The only effective way to mitigate device inspections is to not have any sensitive data or applications on your device. Consider using a specially configured travel device that does not contain any sensitive information. This way, you can comply with requests to unlock and inspect your device without any worry. Such a device will not raise suspicion if inspected and will help mitigate the risk of compromising sensitive data.

If an airport official takes your electronic device out of sight, such as into another room, assume that the device has been compromised. Do not use the device to process sensitive information. Continuing to carry the device may put you at risk.

Powering down devices

One option to minimise your attack surface while in airports is to power down your devices. You may decide to turn off your device before leaving the aircraft and turn it back on once you’re past customs and immigration and in the arrivals area.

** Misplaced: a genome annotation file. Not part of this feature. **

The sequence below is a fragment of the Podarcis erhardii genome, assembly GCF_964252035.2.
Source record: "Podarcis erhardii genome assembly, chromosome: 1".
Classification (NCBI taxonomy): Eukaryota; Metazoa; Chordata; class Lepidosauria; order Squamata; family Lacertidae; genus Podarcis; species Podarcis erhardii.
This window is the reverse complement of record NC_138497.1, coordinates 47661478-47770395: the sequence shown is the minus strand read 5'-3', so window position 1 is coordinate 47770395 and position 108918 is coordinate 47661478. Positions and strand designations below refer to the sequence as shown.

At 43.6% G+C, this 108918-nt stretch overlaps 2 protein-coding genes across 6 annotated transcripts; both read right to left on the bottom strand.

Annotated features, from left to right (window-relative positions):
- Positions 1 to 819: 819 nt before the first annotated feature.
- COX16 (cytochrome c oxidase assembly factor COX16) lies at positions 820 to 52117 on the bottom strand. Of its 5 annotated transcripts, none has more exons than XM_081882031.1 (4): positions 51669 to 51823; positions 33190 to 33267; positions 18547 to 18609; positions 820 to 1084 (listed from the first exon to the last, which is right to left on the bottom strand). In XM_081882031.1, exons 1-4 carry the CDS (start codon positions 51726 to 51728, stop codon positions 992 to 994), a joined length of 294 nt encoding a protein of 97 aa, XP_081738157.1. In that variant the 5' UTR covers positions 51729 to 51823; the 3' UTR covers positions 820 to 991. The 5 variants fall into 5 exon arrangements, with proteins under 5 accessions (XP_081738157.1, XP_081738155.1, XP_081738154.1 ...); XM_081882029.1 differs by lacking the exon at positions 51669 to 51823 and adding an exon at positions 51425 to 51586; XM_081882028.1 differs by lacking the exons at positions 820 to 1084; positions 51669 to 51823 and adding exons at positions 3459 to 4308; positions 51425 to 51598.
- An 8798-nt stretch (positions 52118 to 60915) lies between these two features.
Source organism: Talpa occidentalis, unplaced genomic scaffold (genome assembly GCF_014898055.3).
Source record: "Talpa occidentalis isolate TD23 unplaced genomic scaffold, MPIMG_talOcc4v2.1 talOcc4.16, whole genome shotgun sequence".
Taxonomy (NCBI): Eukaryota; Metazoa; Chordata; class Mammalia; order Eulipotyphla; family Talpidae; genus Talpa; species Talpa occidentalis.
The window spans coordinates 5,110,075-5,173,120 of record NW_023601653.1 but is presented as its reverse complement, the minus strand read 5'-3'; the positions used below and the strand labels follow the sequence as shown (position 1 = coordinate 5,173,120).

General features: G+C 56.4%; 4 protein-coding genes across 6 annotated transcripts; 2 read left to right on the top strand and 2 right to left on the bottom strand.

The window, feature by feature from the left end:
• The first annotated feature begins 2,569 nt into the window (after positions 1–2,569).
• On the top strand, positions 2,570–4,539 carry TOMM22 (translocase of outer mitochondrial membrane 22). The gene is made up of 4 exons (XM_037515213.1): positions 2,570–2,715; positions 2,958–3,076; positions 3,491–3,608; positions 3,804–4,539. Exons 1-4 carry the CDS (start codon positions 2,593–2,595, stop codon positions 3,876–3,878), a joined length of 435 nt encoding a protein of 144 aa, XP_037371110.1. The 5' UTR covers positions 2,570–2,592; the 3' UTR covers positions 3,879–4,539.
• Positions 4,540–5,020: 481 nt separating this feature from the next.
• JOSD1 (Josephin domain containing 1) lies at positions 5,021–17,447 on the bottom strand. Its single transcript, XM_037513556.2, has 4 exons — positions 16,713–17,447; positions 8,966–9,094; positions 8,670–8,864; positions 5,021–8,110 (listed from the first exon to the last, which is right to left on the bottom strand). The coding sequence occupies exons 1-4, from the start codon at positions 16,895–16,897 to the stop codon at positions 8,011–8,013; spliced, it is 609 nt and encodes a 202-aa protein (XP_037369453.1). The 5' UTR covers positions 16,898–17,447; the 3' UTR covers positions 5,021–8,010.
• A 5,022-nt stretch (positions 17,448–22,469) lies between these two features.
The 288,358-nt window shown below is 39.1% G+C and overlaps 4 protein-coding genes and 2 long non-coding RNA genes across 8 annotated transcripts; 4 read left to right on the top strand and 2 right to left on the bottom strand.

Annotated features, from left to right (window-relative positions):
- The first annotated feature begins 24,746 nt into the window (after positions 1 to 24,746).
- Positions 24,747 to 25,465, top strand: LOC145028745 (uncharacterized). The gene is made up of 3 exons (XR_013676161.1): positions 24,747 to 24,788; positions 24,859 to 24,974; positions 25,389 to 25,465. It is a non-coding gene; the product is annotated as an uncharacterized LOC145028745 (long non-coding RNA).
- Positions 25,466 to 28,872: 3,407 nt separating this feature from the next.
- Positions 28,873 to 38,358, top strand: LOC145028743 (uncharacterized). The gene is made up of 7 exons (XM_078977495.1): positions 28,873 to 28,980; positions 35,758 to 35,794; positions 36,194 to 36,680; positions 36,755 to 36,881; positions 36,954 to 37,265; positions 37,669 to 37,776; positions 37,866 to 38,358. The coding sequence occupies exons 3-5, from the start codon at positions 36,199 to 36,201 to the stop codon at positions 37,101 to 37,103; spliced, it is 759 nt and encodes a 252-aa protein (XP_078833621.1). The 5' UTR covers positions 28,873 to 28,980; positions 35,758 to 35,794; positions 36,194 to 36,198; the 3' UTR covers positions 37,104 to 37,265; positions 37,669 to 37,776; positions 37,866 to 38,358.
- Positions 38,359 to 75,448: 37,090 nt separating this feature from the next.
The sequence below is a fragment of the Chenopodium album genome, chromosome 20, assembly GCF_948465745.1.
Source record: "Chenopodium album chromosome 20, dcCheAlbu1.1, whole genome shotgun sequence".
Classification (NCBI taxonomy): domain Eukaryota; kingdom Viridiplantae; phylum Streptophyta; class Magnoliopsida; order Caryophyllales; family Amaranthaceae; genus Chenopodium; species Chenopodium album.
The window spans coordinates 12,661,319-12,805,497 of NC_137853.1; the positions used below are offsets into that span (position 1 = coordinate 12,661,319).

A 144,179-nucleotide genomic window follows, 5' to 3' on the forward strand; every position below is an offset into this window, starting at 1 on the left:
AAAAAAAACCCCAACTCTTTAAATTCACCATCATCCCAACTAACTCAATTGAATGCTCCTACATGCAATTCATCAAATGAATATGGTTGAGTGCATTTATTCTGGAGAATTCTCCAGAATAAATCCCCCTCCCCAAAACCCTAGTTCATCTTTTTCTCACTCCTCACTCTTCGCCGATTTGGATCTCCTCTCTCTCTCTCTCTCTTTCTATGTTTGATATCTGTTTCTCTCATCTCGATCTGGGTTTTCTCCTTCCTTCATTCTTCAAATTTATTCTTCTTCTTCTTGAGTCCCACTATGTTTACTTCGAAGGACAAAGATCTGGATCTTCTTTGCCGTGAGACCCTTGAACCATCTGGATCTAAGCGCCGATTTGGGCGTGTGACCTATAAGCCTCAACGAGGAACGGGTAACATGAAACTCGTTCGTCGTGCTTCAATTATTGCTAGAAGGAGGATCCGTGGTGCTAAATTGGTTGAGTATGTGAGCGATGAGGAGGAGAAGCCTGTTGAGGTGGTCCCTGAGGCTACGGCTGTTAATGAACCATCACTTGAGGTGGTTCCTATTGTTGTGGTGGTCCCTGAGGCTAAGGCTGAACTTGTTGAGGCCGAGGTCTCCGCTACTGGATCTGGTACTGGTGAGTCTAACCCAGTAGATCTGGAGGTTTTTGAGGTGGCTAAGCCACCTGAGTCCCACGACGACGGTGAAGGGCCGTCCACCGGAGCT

However, if you power down your devices, be aware that you may miss important incoming calls or messages.

If you decide to power down your phone, be sure to inform your emergency contact of your current status and when you plan to turn your phone back on. Once you reach the arrivals area and power up your phone, update your emergency contact. This procedure ensures that if you’re detained and your devices are taken away, your emergency contact will have some idea of what happened and where.